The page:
The government is confident that the country will be able to move to step two of its plan to reopen society on the 1st June. A final decision will be taken as part of the government's formal lockdown review on Thursday.
As part of step 2, along with non-essential retailers reopening, it is expected that schools will also partially reopen. The government has set out a phased reopening for schools, to get children back into the classroom safely.
By returning pupils gradually, we can initially reduce the number of children and young people in classrooms compared to usual and put protective measures in place.
Since 23rd March, schools have been open to priority groups (vulnerable children and children of critical workers), this will continue to be the case.
From 1st June:
Children in Nursery, Reception, Year 1, and Year 6 will be able to return from the 1st June, so young children, and those preparing for the transition to secondary school, have the maximum time with their teachers.
The government's ambition is for all primary school children to return to school before the summer for a month if feasible, though it will be kept under review and has not yet been announced.
Not all schools are expected to reopen on the 1st June as some may need more time to prepare. The government will work with those schools to reopen to more children as soon as possible.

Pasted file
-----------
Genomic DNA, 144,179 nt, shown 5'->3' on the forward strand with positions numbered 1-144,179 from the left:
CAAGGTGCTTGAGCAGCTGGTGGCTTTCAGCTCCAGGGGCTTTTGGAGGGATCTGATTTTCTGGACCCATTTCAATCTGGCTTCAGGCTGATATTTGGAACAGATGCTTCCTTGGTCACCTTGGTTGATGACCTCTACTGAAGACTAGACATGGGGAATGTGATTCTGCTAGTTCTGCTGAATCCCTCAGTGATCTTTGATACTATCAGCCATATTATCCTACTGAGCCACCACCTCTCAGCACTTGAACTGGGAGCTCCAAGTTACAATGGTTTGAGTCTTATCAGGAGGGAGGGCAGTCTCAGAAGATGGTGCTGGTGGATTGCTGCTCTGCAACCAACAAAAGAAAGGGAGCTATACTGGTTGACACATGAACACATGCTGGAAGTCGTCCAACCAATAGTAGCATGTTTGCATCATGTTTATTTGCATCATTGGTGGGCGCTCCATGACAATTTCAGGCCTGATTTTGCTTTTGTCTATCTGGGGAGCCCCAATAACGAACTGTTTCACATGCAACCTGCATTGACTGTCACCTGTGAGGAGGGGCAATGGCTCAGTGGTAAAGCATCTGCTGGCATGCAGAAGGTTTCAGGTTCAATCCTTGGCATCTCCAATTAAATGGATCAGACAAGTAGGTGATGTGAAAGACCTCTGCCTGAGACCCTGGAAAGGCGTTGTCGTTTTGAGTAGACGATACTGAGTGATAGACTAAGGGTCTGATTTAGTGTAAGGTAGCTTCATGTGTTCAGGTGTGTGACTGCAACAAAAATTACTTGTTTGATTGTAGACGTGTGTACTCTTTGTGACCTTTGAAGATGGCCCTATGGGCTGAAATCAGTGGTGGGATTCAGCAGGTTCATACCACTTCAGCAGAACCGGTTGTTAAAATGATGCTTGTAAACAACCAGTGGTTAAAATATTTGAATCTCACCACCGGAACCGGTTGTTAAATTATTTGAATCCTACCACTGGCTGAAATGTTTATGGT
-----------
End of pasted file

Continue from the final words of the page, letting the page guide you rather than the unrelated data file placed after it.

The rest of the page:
From 15th June:
Students in Year 10 and Year 12 will have some limited contact with secondary schools and further education colleges to help them prepare for exams next year, with a quarter of these students in at any point.
Keeping your children safe
This step is only taking place because the evidence shows that the virus is under control, and the eased lockdown rules are keeping the infection rate low.
The government recognises that full social distancing may not be possible, especially when teaching young children, so it has set out guidance to keep children and staff safe.
This guidance includes:
reducing the size of classes and keeping children in small groups without mixing with others.
staggered break and lunch times, as well as drop offs and pick ups.
increasing the frequency of cleaning, reducing the used of shared items and utilising outdoor space.
All children and staff, and their families, will have access to testing if they display symptoms. This will enable children and staff to get back to school if they test negative.
To keep children safe at school it's vital that we all continue to do basics ourselves - wash our hands, keep social distance, isolate if you have systems, and get a test.
Clinically vulnerable staff and pupils
Children, young people, and staff who have been classed as clinically extremely vulnerable due to pre-existing medical conditions have been advised to shield. They should not go to school or college. If a child, young person, or staff member lives with someone is extremely clinically vulnerable, unless they are able to follow stringent social distancing, they are not expected to attend school or college.
If a child, young person, or staff member is, or lives with someone who is, a clinically vulnerable person (but not clinically extremely vulnerable) can return to school, but they should follow medical advice. Few children are likely to be in this category. Staff in this category should work from home where possible.
The government has published guidance for parents and carers with details you need to know about schools during the outbreak.
Guidance for education and childcare settings on how to implement protective measures have also been published.